There are a few reasons outer space is a compelling place to search for gravitational waves. For one, it's a much quieter environment than Earth — the only real sources of background noise we have to contend with are solar wind and cosmic radiation, which can be avoided with careful shielding. (In the diagram of the LISA Pathfinder experimental chamber shown above, two test masses are housed in separate electrode boxes, where they're protected from all external forces. As with LIGO, the distance between them is precisely measured using laser interferometers.)
But the real reason scientists are bringing the hunt for gravitational waves to space has to do with distance. Freed from the spatial constraints of a small rocky planet, we can position objects much further apart, and in doing so cast a much wider net for gravitational waves. While the LISA Pathfinder experiment will attempt to measure the relative position of two masses separated by a mere 38cm, a future space-based gravitational wave observatory based on LISA's technology might do the exact same thing over hundreds of thousands of miles.
Why is observing gravitational waves such a big deal? Apart from the fact that it would affirm a big piece of Einstein's theory of general relativity, gravitational waves can be used to probe some of the most mysterious phenomena in the cosmos. As LISA Pathfinder scientist Bill Weber told Gizmodo last month, they're "the most direct way of studying the large fraction of the universe which is dark."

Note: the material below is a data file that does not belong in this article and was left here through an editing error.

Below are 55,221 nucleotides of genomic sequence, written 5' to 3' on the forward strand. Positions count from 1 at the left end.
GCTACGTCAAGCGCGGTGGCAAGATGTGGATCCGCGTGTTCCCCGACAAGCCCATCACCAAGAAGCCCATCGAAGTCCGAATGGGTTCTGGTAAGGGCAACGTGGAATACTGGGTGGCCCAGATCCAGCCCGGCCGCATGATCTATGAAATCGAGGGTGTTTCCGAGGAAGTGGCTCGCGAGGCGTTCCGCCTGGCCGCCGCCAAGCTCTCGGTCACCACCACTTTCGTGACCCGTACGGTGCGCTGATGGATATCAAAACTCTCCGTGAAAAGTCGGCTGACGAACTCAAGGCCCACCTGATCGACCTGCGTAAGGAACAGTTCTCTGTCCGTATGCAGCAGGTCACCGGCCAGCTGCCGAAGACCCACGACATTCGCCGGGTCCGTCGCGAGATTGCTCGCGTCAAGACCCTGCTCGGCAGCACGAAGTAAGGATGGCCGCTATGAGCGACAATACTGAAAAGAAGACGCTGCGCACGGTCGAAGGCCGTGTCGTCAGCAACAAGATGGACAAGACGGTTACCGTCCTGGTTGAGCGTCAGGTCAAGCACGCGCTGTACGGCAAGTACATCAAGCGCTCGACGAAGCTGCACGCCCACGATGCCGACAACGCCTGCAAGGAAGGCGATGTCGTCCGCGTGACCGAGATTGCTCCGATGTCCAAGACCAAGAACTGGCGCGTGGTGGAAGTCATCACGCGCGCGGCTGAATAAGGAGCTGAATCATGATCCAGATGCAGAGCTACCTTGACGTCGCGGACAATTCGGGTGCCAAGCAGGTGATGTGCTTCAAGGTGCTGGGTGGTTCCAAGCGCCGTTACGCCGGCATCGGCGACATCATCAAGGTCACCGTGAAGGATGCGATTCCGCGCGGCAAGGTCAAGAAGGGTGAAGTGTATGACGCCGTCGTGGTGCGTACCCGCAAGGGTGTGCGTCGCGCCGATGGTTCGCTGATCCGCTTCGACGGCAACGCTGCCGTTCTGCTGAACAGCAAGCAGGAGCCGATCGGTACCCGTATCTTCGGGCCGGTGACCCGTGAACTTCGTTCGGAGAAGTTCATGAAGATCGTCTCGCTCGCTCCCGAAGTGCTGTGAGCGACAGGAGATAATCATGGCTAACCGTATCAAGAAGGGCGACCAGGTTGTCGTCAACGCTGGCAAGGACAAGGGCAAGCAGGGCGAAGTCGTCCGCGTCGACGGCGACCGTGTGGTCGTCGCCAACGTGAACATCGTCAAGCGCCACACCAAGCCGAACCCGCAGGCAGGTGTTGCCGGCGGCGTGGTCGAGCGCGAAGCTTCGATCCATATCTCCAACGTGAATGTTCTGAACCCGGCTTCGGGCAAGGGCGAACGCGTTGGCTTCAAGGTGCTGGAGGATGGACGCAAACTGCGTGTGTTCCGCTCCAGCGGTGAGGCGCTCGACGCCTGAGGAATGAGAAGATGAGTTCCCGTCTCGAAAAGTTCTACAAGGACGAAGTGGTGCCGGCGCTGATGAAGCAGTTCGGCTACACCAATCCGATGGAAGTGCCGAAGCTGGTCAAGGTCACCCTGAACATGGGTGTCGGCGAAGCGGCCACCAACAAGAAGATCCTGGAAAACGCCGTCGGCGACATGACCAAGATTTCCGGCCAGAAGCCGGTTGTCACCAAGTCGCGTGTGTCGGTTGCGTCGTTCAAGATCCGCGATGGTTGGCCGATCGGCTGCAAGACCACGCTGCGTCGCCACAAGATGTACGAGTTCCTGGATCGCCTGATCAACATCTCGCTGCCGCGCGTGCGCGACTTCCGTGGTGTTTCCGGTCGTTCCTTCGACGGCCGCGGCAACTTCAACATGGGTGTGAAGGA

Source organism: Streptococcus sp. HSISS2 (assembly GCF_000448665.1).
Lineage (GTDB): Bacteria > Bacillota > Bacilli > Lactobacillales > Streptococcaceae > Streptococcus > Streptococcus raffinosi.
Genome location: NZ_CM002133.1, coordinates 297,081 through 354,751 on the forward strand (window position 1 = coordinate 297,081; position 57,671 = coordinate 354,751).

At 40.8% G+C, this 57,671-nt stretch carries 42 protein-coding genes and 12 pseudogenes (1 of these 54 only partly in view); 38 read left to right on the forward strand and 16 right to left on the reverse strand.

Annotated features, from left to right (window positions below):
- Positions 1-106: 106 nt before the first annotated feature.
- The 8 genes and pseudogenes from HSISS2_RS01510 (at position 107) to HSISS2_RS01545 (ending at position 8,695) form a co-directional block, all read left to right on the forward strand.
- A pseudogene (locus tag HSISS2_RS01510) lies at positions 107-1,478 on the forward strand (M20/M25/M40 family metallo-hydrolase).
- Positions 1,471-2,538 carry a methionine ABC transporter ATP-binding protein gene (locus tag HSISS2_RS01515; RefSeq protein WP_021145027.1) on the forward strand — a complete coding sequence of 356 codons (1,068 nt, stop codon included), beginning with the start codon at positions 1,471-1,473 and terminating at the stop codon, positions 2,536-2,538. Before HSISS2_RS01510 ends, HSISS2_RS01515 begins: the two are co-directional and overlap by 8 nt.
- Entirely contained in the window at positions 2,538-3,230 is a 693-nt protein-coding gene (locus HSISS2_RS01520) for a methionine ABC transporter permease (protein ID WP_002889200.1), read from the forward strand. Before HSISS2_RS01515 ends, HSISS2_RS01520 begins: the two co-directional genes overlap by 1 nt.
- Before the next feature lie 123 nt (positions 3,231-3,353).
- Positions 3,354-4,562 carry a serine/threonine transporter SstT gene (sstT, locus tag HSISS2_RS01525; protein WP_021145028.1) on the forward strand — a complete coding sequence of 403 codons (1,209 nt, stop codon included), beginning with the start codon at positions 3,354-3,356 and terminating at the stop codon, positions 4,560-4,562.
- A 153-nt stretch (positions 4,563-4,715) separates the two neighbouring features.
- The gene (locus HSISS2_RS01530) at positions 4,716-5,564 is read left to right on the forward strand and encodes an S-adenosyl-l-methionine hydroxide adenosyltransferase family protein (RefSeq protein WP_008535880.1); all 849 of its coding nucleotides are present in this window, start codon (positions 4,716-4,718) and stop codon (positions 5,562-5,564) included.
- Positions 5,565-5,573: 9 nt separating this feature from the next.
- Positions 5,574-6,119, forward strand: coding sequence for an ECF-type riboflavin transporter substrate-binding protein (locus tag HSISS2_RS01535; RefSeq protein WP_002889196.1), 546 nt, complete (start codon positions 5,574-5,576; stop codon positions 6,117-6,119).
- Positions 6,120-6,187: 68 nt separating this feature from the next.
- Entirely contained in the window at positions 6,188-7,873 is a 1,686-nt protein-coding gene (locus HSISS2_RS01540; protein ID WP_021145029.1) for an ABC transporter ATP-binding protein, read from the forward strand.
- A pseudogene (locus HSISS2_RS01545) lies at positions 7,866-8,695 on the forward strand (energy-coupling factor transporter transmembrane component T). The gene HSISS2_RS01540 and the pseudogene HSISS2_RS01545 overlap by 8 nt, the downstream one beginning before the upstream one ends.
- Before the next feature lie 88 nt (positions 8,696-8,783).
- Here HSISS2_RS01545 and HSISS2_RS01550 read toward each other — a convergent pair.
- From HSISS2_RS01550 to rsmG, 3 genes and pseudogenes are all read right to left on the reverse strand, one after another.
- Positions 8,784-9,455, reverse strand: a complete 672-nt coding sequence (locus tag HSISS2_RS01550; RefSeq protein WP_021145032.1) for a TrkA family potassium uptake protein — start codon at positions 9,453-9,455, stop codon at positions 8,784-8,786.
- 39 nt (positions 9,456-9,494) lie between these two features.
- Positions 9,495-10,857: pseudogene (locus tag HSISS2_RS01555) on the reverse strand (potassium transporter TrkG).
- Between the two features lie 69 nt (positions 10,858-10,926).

Black holes, neutron stars and other objects that don't emit light are very difficult to study directly from our vantage point. But gravitational waves, which pass through such objects like a knife through butter, offer us a window. In probing the dark universe with gravitational waves, we might uncover new celestial wonders we never dreamed of.
LISA Pathfinder, ready to launch in December 2015. Via ESA.
What's more, as fingerprints of the most energetic events in the universe, gravitational waves can help us understand how the force of gravity operates under extreme conditions; that is, near the strong field limit. There's a lot we simply don't know about how gravity works when very massive objects are dancing around one another at speeds approaching that of light.
The rumour we heard today, that Advanced LIGO may have detected gravitational waves, has yet to be confirmed. As Gizmodo's Jennifer Ouellette points out, it's likely that the LIGO community won't offer us peace of mind anytime soon. But the fact that physicists are all in a tizzy over the mere possibility speaks to the promising future for gravitational wave detection. As LIGO's sensitivity continues to grow, and as LISA Pathfinder settles into a stable orbit at the L1 Lagrange point, we can expect many more whispers of spacetime ripples — perhaps, even some tenuous verification — over the weeks and months to come.
Exciting times we live in.
Top Image: LISA Pathfinder's electrode housing chambers, where the first space-based tests for gravitational waves will take place, via CGS SpA.